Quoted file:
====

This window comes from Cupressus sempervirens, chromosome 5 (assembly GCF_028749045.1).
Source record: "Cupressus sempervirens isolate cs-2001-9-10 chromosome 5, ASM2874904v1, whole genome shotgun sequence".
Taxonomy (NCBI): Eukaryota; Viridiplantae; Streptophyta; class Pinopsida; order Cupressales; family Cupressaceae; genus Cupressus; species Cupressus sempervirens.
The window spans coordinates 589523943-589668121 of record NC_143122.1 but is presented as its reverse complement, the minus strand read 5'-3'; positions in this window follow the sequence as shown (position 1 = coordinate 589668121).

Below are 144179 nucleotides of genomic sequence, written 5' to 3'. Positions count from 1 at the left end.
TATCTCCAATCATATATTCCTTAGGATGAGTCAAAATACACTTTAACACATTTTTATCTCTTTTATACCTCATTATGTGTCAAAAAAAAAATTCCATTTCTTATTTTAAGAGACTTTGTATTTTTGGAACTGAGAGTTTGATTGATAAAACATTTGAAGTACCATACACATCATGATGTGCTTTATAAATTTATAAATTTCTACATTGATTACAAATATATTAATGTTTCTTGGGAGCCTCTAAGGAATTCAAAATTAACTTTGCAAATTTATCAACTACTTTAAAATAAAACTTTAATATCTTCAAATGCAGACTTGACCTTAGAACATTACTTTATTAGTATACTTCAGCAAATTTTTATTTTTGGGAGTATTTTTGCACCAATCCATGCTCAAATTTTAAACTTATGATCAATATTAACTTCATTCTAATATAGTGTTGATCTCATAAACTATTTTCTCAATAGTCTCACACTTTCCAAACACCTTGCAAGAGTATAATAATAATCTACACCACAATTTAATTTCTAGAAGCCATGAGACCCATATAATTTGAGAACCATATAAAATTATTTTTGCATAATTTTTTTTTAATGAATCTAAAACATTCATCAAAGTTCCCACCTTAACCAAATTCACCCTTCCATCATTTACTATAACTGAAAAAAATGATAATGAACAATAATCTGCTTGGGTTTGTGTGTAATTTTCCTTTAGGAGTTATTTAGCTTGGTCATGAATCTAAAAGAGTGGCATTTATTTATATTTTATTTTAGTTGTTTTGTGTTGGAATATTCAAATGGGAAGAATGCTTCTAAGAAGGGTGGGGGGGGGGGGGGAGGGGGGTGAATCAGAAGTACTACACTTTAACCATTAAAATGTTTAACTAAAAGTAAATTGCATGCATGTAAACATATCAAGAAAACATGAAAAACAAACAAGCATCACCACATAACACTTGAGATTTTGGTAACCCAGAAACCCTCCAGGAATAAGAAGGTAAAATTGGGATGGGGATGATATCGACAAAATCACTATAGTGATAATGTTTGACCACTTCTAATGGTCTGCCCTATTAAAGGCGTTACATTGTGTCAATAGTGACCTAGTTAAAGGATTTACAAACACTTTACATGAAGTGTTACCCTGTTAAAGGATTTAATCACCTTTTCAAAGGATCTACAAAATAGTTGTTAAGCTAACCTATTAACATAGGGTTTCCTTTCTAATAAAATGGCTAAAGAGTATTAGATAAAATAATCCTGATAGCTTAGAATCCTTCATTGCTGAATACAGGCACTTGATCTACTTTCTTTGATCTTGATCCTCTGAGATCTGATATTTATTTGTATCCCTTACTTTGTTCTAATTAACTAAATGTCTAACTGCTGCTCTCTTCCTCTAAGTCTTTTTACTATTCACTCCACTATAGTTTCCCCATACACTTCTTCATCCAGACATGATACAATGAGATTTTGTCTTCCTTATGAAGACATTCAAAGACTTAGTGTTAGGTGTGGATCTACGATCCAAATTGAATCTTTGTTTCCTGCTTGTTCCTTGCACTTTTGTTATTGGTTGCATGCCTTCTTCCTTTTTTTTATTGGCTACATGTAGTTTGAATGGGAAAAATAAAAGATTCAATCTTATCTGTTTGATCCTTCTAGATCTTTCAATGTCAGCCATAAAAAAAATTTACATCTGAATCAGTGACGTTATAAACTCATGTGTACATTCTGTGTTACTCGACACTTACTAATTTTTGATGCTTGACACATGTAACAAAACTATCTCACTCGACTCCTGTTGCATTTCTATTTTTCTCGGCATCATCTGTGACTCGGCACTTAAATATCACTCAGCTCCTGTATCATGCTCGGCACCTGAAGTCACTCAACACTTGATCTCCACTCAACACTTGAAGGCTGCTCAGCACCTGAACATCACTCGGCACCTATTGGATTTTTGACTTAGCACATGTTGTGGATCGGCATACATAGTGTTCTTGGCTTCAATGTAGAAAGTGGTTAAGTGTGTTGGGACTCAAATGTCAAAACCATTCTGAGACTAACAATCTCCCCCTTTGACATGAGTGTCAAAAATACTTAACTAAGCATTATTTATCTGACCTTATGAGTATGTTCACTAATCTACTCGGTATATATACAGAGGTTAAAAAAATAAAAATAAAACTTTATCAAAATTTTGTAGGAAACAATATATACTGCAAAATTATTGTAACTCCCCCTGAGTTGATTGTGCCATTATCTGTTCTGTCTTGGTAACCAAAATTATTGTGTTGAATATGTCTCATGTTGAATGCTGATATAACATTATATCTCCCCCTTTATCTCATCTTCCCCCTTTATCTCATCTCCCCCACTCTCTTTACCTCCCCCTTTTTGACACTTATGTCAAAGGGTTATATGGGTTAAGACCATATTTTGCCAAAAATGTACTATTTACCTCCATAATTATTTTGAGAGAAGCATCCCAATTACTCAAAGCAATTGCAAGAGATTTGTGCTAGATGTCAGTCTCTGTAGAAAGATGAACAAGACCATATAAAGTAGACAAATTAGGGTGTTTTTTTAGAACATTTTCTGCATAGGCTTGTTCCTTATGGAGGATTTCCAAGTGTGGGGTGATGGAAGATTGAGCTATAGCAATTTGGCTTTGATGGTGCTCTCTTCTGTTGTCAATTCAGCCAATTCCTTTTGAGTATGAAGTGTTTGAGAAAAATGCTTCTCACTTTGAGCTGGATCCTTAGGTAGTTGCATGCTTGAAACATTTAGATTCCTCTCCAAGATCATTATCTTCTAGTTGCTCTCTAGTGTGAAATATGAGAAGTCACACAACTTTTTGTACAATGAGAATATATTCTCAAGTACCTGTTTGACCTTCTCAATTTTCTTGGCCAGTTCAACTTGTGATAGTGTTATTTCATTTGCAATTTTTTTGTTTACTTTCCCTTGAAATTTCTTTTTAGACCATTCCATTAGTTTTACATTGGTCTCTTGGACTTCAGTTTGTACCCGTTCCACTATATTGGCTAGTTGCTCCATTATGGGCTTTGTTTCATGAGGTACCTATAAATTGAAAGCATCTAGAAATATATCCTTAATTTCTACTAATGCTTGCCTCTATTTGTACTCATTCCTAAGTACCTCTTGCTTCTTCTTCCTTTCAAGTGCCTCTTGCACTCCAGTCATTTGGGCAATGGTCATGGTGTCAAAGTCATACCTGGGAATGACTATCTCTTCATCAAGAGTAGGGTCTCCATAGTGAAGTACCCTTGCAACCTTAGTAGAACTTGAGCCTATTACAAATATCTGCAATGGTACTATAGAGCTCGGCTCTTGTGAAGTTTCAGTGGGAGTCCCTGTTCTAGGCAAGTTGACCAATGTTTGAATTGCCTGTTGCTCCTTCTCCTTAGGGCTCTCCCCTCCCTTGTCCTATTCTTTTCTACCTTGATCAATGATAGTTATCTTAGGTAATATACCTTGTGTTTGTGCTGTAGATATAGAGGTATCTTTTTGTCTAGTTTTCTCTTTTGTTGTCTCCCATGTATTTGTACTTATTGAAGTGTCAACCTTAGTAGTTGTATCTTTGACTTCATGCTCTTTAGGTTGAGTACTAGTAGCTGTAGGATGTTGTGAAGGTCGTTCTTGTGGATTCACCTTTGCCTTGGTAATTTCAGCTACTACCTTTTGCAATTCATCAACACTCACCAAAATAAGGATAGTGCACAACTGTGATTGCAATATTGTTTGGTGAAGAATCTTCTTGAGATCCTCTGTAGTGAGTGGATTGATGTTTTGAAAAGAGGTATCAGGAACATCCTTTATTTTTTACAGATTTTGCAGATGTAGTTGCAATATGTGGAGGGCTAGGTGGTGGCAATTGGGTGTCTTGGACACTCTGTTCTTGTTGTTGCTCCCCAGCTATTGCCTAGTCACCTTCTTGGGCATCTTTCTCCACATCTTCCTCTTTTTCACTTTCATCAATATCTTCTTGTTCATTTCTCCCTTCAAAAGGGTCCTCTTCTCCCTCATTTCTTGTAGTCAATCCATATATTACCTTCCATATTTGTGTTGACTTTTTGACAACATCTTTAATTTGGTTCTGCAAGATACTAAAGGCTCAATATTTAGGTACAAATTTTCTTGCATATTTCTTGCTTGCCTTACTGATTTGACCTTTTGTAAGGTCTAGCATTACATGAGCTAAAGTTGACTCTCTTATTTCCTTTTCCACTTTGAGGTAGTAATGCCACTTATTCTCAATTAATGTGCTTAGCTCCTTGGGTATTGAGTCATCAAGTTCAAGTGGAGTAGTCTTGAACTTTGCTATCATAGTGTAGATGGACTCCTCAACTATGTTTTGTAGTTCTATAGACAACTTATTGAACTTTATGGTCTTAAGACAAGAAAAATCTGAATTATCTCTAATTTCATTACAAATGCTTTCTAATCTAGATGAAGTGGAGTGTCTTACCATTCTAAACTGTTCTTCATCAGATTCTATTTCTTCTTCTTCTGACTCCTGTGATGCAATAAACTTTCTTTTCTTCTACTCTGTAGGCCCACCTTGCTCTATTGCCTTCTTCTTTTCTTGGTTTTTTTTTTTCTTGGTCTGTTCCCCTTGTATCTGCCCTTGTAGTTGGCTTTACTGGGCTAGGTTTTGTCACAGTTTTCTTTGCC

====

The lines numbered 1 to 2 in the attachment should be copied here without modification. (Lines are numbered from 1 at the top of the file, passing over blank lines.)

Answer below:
This window comes from Cupressus sempervirens, chromosome 5 (assembly GCF_028749045.1).
Source record: "Cupressus sempervirens isolate cs-2001-9-10 chromosome 5, ASM2874904v1, whole genome shotgun sequence".